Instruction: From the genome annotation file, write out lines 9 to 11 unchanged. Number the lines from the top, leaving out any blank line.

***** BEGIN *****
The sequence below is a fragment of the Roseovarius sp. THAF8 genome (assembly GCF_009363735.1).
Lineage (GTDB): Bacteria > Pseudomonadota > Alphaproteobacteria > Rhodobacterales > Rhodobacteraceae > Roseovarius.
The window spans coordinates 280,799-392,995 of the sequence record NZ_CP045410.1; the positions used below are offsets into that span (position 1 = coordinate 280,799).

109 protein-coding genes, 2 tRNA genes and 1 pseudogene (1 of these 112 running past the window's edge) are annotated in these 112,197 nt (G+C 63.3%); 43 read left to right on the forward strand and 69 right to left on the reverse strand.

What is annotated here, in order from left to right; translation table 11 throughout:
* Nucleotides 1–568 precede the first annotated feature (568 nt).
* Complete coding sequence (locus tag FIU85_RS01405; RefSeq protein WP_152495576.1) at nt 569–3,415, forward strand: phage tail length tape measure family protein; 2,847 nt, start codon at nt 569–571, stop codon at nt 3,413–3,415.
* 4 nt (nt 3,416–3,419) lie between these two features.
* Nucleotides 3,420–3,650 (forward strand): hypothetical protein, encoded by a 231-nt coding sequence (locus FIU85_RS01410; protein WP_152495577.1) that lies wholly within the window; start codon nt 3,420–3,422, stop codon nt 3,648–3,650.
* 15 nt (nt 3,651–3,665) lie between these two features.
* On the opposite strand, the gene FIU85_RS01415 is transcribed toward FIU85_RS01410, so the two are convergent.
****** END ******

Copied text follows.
* Nucleotides 3,420–3,650 (forward strand): hypothetical protein, encoded by a 231-nt coding sequence (locus FIU85_RS01410; protein WP_152495577.1) that lies wholly within the window; start codon nt 3,420–3,422, stop codon nt 3,648–3,650.
* 15 nt (nt 3,651–3,665) lie between these two features.
* On the opposite strand, the gene FIU85_RS01415 is transcribed toward FIU85_RS01410, so the two are convergent.